Advocacy group Refugees, Survivors and Ex-Detainees (RISE) released the statement below on August 15.
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There is nothing to be surprised about. Once again, the government has used puppets to say yes to “offshore processing”. None of the three individuals on the Houston Panel have been appointed by refugee community groups or advocates, and therefore it comes as no surprise that their proposal is in line with the government’s own offshore solutions.
RISE strongly condemns the appointed “expert panel’s” proposal of establishing offshore processing centres as it isolates asylum seekers without giving them adequate refugee rights. We should not forget that the Australian High Court has already rejected the Malaysian solution and that detention facilities in Nauru were closed due to overwhelming human rights abuses that asylum seekers there faced.
We should not push back asylum seekers and refugees from Australia to other countries; countries that have not signed the UN Refugee Convention. Furthermore, Nauru has a poor track record of protection, safety, and humanitarian assistance for refugees and asylum seekers.
As a leading member of the international community and as a signatory to the UN Refugee Convention, the Australian government has certain ethical and legal obligations towards asylum seekers and refugees. According to the expert panel, the temporary protection visa (TPV) should be used for refugees who they might believe to be “vulnerable” in offshore detention centres, such as in Nauru or Manus Island.
The expert panel has forgotten that refugees are coming from life-threatening circumstances, they are already vulnerable and expect them to be more vulnerable if this ill-advised proposal goes ahead. Further we are concerned that this proposal will penalise refugees by not allowing them to reunite with their family and isolating them indefinitely.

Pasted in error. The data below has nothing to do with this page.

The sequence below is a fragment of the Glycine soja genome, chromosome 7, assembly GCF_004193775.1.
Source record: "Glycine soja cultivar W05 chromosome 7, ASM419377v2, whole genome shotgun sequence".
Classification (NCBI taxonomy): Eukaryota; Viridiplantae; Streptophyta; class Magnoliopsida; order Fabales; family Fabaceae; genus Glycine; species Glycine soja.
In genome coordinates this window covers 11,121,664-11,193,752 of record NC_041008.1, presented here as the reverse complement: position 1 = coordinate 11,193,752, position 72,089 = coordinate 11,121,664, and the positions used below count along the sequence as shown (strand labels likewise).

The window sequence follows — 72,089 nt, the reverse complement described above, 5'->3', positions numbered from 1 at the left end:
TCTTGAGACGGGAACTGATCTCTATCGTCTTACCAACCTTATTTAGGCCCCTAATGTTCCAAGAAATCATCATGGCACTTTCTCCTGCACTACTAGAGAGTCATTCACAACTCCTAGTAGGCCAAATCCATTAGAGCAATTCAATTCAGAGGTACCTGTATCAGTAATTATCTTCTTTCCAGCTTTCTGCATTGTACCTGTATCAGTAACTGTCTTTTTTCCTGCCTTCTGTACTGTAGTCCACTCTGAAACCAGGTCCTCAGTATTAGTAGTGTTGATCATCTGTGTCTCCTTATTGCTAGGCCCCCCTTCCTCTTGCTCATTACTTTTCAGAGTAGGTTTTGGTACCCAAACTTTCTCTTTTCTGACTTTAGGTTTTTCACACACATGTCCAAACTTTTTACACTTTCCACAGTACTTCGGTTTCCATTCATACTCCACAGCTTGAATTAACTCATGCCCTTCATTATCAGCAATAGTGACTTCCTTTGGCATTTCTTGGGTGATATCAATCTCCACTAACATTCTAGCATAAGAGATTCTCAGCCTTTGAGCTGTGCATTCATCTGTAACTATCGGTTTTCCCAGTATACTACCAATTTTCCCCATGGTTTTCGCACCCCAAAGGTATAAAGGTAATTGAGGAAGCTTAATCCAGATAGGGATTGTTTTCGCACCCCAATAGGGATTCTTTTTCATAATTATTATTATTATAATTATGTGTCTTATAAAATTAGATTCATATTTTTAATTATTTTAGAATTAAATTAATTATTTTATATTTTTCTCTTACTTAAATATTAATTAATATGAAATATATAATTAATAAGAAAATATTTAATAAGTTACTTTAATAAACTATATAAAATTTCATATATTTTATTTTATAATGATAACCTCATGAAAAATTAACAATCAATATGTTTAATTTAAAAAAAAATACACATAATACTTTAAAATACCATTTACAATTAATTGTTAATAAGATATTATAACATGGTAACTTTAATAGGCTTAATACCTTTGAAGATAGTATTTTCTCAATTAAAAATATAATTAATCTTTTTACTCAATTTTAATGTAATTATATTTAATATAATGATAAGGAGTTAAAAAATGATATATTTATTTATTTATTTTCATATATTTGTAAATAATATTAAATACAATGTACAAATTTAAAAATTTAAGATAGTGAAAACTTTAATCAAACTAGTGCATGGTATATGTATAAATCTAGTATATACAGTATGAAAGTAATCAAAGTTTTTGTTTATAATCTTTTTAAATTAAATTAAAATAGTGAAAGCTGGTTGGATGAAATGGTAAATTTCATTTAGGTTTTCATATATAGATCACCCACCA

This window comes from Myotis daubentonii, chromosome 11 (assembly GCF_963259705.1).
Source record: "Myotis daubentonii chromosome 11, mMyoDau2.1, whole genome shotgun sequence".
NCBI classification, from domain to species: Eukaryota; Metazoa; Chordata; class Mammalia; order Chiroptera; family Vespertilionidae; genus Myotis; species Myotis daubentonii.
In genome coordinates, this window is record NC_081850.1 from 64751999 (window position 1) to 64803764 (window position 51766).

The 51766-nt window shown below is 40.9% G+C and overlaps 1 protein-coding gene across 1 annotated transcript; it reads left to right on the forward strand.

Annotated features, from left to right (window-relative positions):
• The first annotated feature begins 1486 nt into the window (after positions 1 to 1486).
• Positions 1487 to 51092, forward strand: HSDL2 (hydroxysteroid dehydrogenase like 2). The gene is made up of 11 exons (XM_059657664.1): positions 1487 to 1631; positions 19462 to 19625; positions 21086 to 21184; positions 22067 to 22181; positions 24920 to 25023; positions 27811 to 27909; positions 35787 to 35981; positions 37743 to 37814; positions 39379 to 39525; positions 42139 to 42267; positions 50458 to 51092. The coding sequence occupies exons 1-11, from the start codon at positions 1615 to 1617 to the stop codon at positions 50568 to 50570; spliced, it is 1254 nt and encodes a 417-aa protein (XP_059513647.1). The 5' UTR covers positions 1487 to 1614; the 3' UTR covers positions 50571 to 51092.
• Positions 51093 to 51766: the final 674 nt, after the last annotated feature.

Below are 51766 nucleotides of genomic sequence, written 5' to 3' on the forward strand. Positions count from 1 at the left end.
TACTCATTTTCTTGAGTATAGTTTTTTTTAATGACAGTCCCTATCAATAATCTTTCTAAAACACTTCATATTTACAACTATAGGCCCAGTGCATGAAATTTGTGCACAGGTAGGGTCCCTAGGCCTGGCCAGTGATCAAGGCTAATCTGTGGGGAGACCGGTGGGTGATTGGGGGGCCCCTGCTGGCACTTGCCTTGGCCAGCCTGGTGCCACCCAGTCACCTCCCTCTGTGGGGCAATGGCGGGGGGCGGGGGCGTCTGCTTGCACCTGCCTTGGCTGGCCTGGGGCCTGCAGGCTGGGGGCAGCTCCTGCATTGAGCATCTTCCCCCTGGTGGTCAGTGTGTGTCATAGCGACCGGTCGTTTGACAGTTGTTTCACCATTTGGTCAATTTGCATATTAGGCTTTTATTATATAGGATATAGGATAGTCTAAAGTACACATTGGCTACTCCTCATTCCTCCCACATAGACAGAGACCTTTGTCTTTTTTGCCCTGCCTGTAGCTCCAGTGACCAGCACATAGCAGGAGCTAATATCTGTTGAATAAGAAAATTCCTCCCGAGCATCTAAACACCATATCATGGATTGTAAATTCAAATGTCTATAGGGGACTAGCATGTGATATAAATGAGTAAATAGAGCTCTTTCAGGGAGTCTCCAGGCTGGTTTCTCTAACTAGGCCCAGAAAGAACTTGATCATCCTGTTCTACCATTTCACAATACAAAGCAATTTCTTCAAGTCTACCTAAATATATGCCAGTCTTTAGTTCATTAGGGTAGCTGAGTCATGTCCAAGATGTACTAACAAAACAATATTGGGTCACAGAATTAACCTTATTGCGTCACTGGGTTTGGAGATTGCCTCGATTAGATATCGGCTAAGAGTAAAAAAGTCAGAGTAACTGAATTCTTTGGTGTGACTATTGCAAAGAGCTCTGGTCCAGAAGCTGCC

Offshore processing centres may lower the number of asylum seekers in Australia, but it is not a viable solution to fairly deal with asylum seekers and it will not put a stop to people coming to this country by boat. There are over 33 million refugees around the world and Australia, many languishing in interim camps around the world.
The offshore processing system will just add to this tally of interim camps, keeping refugees further in limbo. People fleeing persecution will always keep trying to reach a more permanent and secure location for themselves and their families whether there is a policy to stop them or not.
Irrespective of how people arrive to Australia, asylum seekers should be treated with dignity and respect without being isolated behind razor wire in the middle of nowhere.
We urgently request for the Australian government’s policy to show empathy towards asylum seekers who reach Australia and to take all available steps to ensure their asylum claims are assessed in Australia. This policy will only reinstate “one nation and white Australia” concept.